# Update the PYTHONPATH environment variable to add the path to the pyrealsense2 library
export PYTHONPATH=$PYTHONPATH:/usr/local/lib

# Navigate to the location of the scripts
cd ~/path/to/the/script/

# Download and run a test script, you should see a short stream of pose data coming from the T265 on the terminal
chmod +x
  • Modify parameters in the script for your system configuration. Most importantly, find and change the following parameters in the script:

# Default configurations for connection to the FCU
connection_string_default = '/dev/ttyUSB0'
connection_baudrate_default = 921600

# Default frequency for pose and confidence messages
vision_msg_hz_default = 30
confidence_msg_hz_default = 1

# Transformation to convert different camera orientations to NED convention. Replace camera_orientation_default for your configuration.
#   0: Forward, USB port to the right
#   1: Downfacing, USB port to the right
camera_orientation_default = 0
  • The parameters can also be passed as input arguments from the command line. Now let’s run the main script:

# For serial connection: set udev.rules in order to get the USB available; allow permission to serial
sudo chmod 666 /dev/ttyUSB0

# When everything is working and all defaults are set:


View all available input arguments: python3 --help

Verification before testing

  • To verify that ArduPilot is receiving VISION_POSITION_ESTIMATE messages, on Mission Planner: press Ctrl+F and click on “Mavlink Inspector”, you should be able to see data coming in. The confidence level can be viewed in message VISION_POSITION_DELTA, field confidence.

  • Changes in value of the tracking confidence level can also be notified on Mission Planner’s message panel, HUD and by speech. These notifications will pop up when the system starts and when confidence level changes to a new state, for example from Medium to High.

    • To enable speech in Mission Planner: Tab Config/Tuning > Planner > Speech > tick on “Enable speech”.

    • If there are some messages constantly displayed on the HUD, you might not be able to see / hear the confidence level notification.

    • If telemetry is slow, notification might be dropped. You can still see the latest message in MAVLink Inspector, message STATUSTEXT.

    • If telemetry is very slow, it may be flooded by VISION_POSITION_ESTIMATE messages. You can disable message forwarding by setting bit 10 in SERIALx_OPTIONS. Be aware you will not receive VISION_POSITION_ESTIMATE in GCS anymore.

Ground Test

  • After power on, ssh into the companion computer, navigate to the script and run: python3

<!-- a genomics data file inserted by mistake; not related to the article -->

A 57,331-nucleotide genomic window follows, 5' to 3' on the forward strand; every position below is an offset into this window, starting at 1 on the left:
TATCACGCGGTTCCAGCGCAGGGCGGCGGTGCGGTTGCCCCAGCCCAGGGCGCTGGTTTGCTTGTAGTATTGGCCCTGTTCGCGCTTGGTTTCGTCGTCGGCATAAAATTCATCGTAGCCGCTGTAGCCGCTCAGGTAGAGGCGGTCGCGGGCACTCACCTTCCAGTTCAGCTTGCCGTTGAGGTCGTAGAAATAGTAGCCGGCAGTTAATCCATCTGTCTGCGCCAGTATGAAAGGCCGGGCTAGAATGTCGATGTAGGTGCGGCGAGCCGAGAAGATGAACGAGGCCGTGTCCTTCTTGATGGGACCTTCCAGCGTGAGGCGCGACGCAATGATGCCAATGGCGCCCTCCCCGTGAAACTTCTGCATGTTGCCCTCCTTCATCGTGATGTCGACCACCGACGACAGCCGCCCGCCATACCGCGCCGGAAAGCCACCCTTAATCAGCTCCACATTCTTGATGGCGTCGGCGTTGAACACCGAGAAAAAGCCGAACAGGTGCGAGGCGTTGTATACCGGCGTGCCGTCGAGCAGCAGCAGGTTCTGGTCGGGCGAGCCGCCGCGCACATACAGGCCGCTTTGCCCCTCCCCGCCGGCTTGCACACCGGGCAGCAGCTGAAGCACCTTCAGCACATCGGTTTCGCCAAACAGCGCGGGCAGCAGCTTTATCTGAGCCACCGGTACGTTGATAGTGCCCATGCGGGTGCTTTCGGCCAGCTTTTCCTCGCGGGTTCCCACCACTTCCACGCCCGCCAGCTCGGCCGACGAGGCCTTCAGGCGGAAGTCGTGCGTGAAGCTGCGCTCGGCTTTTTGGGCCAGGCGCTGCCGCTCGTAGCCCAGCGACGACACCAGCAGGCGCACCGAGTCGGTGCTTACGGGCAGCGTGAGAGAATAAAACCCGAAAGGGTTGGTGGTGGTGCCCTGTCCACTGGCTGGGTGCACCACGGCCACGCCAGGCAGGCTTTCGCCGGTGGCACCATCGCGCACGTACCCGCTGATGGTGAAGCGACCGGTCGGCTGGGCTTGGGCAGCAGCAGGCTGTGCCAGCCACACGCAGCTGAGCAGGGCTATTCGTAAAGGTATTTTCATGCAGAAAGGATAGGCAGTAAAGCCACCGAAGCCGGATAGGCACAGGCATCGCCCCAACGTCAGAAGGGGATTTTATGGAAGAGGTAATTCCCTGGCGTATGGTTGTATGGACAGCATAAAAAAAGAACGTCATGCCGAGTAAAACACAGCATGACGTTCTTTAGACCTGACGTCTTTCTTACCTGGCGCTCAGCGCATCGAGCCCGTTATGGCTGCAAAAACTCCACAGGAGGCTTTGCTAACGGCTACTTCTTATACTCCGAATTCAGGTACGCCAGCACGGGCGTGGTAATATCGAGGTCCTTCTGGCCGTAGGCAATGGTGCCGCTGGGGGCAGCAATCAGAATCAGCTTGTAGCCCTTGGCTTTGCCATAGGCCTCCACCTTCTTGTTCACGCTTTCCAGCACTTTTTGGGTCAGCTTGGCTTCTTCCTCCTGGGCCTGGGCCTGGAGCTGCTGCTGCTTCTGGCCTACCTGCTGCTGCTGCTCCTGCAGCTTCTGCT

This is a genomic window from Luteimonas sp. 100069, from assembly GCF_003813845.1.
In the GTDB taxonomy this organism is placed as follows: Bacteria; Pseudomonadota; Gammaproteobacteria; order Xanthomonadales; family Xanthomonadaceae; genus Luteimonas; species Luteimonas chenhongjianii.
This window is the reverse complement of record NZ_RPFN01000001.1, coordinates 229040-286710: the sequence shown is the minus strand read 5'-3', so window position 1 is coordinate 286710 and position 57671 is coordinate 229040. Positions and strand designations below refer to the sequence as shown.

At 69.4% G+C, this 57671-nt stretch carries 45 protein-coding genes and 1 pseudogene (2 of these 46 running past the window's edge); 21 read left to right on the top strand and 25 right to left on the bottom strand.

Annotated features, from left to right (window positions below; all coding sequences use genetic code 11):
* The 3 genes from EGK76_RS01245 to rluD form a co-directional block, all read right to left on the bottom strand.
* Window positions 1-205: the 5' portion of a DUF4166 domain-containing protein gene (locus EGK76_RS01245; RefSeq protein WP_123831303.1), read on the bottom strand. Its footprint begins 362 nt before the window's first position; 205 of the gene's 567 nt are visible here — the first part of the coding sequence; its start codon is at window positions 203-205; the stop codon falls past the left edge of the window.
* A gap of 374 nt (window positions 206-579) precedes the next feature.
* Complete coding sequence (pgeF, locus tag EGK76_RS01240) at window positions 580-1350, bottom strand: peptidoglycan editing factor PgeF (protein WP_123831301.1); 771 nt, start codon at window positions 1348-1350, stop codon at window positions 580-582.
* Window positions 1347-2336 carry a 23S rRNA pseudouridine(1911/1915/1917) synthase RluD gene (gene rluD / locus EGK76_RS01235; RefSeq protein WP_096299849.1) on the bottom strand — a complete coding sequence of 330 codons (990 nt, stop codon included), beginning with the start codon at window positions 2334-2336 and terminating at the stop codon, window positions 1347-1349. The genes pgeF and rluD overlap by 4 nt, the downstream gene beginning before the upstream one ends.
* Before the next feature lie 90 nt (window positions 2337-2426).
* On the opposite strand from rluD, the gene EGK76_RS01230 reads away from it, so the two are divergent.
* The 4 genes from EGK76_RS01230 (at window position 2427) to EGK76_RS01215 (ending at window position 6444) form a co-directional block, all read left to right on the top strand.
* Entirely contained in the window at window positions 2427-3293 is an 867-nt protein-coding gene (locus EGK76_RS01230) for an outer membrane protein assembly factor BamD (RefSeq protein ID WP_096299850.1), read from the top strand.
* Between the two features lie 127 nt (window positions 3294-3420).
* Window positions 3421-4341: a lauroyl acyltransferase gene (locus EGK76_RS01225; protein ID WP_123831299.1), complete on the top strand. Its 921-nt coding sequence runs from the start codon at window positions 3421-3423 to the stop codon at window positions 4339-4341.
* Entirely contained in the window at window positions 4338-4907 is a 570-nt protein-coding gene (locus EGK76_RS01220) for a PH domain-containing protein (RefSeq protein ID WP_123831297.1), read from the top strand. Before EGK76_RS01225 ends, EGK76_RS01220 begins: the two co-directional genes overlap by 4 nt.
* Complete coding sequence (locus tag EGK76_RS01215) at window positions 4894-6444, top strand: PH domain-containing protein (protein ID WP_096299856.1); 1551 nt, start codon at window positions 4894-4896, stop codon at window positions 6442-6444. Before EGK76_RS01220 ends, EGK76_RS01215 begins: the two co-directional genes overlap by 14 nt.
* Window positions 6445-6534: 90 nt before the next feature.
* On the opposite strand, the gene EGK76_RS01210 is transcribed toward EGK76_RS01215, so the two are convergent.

• Wait until the quadcopter icon appears on the map of Mission Planner.

  • Pick-up the vehicle and walk it around, check that the vehicle’s position movements are shown on the map. The trajectory of the vehicle on the map should reflect the real movements without too much distortion or overshoot. Below is an example of walking in a 2m x 2m square.

  • During the test, view the confidence level and verify tracking performance. For most applications you should trust the full 6dof pose only in high confidence. If you only need the rotation (3dof), lower confidence poses can be used.

  • If the external navigation data is lost for any reason (tracking lost, script is interrupted etc.), reboot the Autopilot.


If you are flying in a confined environment, it might be best to go around the safety perimeter of flying, view the trajectory on the map, then remember not to fly/setup mission beyond that perimeter.

Flight Test

For your first flight:

  • Takeoff in Stabilize or Alt-Hold, check that the vehicle is stable.

  • Move the vehicle around and observe the position on Mission Planner to see if tracking is stable.

  • Switch to Loiter, but always ready to switch back to Stabilize/Alt-Hold if anything goes awry.

  • Otherwise, the vehicle should hover stably and able to keep its position.

  • Move the vehicle around (translate, rotate) at varying speed, always ready to switch back to Stabilize/Alt-Hold.

If everything works as expected, next time you can arm and takeoff in Loiter mode.


Always confirm that position feedback is running ok before switching to Loiter mode. Also look out for the safety boundary in your environment, i.e. where tracking might get lost due to lack of features, fast or rotation movement.

Indoor and Outdoor Experiments

DataFlash logging

  • The visual odometry information will appear in the VISO dataflash log messages.

  • EKF’s visual odometry information will appear in XKFD messages

Autorun at boot

The script can be run automatically at boot time.

  • Download or create a shell file, modify the path to script in this shell file, then make it executable:



# In, change the path to, in my case:
# /home/ubuntu/catkin_ws/src/vision_to_mavros/scripts/

chmod +x /path/to/

# Run test the shell. The script should run as normal
  • Depends on your system, use any method to make the script autorun at boot. In the steps below, we will use systemd to turn it into a service.

  • Let’s create a file /etc/systemd/system/t265.service with the following content. Set your actual username after User= and set the proper path to your in ExecStart=.

Description=Realsense T265 Service



  • That’s it. We can now start the service and automatically get it to start on boot:

systemctl start t265

systemctl enable t265